Rotifers are fascinating multicellular animals evolving on Earth for more than sixty million years. Though smaller than a millimeter, they represent a scandal in evolutionary biology: asexual females clone themselves without any intervention of males.
Moreover, these small organisms are extremely stress tolerant. They can resist to various stresses such as desiccation, radiation and freezing. Recently, scientists were able to revive rotifers that had been slumbering in the Arctic permafrost for 24,000 years. These microscopic superwomen raise challenging and inspiring questions for science.
Rotifer (a)live provides insight into the fascinating experiments and findings that researchers conduct on this matter on a daily basis. Shaped as an oversized scientific set-up, this installation takes the visitor on a journey into the world of research labs. Displayed in a retro futuristic arrangement, Rotifer (a)live combines scientific instruments and artworks. Omnipresent in this lab-like organized mess, the green leaf color provides a visual contrast that echoes the rotifers’ favorite food: salad juice.
This installation also shows the high-tech aerospace modules that transported rotifers back and forth to the International Space Station (ISS), as part of the Rotifer In SpacE (RISE), which studies rotifers to develop new models in space research. In addition to colorful microscopic photographs, lab pipettes, hand-drawn illustrations and Erlenmeyer flasks, this set–up mainly contains the rotifers themselves. So feel free to take a look at the microscope and projected lab footage to see live how rotifers come alive, how they behave, how they evolve.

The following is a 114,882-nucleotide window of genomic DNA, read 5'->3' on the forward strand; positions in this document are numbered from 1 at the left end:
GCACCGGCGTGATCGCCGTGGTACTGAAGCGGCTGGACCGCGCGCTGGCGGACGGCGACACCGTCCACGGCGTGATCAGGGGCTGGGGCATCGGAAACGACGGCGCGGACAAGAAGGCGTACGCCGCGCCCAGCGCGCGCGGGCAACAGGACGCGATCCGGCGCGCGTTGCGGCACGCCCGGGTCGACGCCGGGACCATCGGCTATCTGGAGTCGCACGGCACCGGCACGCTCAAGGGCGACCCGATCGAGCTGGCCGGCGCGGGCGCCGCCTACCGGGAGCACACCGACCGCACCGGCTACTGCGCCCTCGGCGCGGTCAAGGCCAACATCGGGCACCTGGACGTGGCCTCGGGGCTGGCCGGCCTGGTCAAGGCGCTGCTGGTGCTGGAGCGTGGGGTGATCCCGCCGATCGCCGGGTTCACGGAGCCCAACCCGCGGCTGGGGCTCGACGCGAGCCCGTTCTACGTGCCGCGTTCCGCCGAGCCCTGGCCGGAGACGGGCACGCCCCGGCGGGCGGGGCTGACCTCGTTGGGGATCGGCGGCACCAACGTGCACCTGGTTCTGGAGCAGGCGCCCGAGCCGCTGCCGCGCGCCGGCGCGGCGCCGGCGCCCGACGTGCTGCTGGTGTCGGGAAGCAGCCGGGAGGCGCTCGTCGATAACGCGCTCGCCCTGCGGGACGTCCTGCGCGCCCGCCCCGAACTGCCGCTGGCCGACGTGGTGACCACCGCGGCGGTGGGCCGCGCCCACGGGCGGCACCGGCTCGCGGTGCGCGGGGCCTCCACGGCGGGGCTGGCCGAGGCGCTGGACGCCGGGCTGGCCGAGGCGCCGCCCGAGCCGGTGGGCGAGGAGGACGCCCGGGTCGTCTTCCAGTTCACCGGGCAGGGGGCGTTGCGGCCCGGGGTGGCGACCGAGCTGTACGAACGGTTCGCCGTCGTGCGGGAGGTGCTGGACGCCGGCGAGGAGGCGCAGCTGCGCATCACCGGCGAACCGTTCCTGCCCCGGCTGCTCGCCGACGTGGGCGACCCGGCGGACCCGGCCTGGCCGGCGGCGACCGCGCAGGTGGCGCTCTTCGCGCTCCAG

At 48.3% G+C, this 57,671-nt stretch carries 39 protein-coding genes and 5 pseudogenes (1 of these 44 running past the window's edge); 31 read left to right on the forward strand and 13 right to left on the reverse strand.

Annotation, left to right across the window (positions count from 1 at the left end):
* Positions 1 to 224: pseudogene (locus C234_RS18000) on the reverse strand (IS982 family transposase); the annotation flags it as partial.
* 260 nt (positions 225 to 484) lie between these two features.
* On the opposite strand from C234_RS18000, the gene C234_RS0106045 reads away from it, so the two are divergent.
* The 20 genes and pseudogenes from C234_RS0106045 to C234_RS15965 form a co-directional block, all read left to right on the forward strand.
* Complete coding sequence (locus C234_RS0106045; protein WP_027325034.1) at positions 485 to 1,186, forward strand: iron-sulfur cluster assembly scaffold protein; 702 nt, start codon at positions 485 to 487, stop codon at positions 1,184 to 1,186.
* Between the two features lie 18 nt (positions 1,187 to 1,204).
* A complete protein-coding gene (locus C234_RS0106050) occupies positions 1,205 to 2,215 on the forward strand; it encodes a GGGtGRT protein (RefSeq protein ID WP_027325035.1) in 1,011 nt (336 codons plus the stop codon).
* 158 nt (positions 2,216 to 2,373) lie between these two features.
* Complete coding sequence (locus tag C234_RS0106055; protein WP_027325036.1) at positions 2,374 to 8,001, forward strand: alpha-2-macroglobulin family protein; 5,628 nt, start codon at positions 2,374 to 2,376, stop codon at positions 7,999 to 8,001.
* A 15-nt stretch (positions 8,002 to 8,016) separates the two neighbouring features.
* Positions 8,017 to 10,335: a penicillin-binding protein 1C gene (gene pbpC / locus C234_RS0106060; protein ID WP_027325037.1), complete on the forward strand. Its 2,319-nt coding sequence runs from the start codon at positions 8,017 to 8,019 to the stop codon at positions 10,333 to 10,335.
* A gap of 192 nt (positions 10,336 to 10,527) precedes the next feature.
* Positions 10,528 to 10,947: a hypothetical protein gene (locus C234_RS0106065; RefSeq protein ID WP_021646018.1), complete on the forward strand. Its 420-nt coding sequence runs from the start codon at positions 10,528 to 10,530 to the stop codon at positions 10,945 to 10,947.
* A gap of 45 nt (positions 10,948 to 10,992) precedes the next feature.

Ohme & Aiko Design in collaboration with Karine Van Doninck and her research team (ULB/UNamur) – BE
Rotifer (a)live, 2022
Installation, wood, acrylic glass, tulle fabrics, diverse materials.
Projection, video, microscopy, rhodoid & paper prints, 3D print, laboratory glassware & equipment.
Installation: Aiko Design, Ohme, Karine Van Doninck of ULB/UNamur
Microscopic footage: Live filmed alive rotifers (monitor), Video recordings by Boris Hespeels (projection), Video edition & effects by Raoul Sommeillier
Rotifer hand-drawn illustration: Ophélie Lhuire
Microscopic photography & scanning electron micrographs: Irina Arkhipova, Diego Fontaneto, Boris Hespeels
3D conception & design: Thomas Raa, Alizée Rubino, Raoul Sommeillier
3D printed rotifer: Patricia Van Doninck of Jaspers-Eyers Architects
Project coordination: Raoul Sommeillier, Karine Van Doninck
With the help of: Emilie Berns, Jérémy Berthe, François Bronchart, Laurent Grumiau, Boris Hespeels, Léa Mellini, Scientists of Molecular Biology & Evolution (MBE) research unit at ULB
– Donner, J., 1965. Ordnung Bdelloidea (Rotatoria, Rädertiere). Akademie Verlag: 297 pp
– Simion, P. et al., 2021. Chromosome-level genome assembly reveals homologous chromosomes and recombination 586 in asexual rotifer Adineta vaga. Science Advances 7
With the support of: Innoviris, Jaspers-Eyers Architects, Kikk, La Pavillon de Namur, Inforsciences, Université de Namur (UNamur), Université libre de Bruxelles (ULB)